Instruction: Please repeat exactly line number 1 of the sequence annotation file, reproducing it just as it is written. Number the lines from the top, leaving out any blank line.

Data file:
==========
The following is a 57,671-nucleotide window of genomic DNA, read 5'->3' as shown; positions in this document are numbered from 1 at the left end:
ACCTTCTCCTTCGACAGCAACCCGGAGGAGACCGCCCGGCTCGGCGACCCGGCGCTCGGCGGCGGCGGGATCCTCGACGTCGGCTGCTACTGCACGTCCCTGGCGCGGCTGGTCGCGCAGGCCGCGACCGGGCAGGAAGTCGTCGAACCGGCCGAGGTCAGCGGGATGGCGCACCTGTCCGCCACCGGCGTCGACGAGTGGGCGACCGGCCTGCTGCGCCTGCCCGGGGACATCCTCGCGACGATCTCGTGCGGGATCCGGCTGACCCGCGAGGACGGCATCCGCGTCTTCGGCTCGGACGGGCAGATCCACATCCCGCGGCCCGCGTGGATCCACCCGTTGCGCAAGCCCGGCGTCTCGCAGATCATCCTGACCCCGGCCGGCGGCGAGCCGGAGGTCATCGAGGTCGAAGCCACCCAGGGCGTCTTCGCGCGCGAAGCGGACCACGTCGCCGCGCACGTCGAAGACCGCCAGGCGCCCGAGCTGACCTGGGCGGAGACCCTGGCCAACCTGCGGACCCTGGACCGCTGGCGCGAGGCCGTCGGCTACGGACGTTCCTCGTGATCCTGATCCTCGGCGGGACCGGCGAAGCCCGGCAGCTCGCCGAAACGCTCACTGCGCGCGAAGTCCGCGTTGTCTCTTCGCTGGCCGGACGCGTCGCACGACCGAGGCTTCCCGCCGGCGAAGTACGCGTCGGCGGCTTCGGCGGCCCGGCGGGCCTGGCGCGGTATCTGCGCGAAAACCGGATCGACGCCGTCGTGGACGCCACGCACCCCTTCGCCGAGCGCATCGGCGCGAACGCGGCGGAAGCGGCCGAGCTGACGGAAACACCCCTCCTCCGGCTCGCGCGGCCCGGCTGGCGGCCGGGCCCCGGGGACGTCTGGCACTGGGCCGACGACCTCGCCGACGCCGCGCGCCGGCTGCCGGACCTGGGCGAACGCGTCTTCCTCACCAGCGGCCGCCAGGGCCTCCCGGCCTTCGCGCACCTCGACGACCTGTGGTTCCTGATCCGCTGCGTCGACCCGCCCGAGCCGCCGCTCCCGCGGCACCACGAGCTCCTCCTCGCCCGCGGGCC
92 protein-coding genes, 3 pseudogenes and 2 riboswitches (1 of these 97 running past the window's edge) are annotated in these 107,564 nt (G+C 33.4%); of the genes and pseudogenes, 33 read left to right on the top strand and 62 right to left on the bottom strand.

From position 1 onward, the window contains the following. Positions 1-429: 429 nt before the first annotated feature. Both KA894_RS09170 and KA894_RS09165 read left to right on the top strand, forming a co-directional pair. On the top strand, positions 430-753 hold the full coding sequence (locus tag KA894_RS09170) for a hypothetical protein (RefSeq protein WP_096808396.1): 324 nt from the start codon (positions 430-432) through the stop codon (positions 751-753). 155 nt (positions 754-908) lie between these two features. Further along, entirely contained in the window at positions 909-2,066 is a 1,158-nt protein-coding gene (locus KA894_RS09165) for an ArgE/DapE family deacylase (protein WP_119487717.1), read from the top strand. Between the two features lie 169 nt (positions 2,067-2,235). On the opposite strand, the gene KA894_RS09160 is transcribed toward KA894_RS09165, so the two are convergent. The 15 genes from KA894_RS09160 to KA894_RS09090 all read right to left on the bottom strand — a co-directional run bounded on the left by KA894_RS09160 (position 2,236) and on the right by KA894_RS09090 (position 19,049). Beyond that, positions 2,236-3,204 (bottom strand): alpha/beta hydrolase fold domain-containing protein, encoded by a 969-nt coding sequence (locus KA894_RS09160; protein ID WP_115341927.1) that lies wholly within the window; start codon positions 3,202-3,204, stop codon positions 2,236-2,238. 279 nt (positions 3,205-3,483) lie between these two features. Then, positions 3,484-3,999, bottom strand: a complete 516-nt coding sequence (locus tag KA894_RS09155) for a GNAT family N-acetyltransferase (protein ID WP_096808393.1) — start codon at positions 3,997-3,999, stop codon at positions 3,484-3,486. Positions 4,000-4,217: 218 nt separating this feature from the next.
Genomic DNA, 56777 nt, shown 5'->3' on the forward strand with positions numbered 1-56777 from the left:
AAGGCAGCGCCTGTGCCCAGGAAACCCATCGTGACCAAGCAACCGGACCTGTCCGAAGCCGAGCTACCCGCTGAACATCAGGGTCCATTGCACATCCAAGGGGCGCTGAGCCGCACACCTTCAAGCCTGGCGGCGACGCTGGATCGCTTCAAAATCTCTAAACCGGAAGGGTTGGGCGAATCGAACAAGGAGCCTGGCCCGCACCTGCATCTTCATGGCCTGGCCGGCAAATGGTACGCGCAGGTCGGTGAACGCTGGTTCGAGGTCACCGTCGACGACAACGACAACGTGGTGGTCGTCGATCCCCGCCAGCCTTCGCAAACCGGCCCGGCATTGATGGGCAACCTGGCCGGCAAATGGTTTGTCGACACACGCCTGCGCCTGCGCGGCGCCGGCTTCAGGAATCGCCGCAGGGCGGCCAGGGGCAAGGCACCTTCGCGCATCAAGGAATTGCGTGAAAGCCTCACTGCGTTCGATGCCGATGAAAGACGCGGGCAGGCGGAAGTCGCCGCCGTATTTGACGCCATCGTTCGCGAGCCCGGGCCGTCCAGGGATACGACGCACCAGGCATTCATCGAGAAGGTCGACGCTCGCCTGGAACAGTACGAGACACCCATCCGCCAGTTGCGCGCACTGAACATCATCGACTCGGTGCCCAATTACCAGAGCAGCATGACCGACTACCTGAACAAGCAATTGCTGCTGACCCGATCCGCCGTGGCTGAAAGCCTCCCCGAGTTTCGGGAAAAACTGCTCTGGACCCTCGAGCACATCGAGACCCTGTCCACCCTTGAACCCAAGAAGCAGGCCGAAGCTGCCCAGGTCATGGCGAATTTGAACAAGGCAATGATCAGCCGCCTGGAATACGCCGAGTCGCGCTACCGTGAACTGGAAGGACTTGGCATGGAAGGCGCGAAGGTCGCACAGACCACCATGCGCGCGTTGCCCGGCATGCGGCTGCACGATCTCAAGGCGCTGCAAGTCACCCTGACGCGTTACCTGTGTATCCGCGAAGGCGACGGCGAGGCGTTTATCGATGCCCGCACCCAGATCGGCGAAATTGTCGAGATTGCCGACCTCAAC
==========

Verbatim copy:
The following is a 57,671-nucleotide window of genomic DNA, read 5'->3' as shown; positions in this document are numbered from 1 at the left end: